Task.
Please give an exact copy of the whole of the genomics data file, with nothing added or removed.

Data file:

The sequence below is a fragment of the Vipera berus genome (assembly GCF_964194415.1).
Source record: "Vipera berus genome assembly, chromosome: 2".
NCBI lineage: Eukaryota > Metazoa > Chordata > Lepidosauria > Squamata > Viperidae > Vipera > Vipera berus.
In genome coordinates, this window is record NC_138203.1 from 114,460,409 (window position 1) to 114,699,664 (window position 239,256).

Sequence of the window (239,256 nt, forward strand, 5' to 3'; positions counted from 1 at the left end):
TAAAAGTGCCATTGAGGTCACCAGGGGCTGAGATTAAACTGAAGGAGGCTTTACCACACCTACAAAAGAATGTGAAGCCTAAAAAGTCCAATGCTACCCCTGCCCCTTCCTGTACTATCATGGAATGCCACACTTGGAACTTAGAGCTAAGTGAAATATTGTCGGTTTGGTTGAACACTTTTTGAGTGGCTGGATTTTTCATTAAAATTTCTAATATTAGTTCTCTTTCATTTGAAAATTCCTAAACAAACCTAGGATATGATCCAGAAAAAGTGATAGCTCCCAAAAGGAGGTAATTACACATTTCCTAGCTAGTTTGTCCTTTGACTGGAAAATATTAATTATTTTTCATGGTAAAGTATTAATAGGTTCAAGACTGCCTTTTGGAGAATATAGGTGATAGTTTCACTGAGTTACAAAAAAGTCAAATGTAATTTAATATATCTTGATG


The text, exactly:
The sequence below is a fragment of the Vipera berus genome (assembly GCF_964194415.1).
Source record: "Vipera berus genome assembly, chromosome: 2".
NCBI lineage: Eukaryota > Metazoa > Chordata > Lepidosauria > Squamata > Viperidae > Vipera > Vipera berus.
In genome coordinates, this window is record NC_138203.1 from 114,460,409 (window position 1) to 114,699,664 (window position 239,256).

Sequence of the window (239,256 nt, forward strand, 5' to 3'; positions counted from 1 at the left end):
TAAAAGTGCCATTGAGGTCACCAGGGGCTGAGATTAAACTGAAGGAGGCTTTACCACACCTACAAAAGAATGTGAAGCCTAAAAAGTCCAATGCTACCCCTGCCCCTTCCTGTACTATCATGGAATGCCACACTTGGAACTTAGAGCTAAGTGAAATATTGTCGGTTTGGTTGAACACTTTTTGAGTGGCTGGATTTTTCATTAAAATTTCTAATATTAGTTCTCTTTCATTTGAAAATTCCTAAACAAACCTAGGATATGATCCAGAAAAAGTGATAGCTCCCAAAAGGAGGTAATTACACATTTCCTAGCTAGTTTGTCCTTTGACTGGAAAATATTAATTATTTTTCATGGTAAAGTATTAATAGGTTCAAGACTGCCTTTTGGAGAATATAGGTGATAGTTTCACTGAGTTACAAAAAAGTCAAATGTAATTTAATATATCTTGATG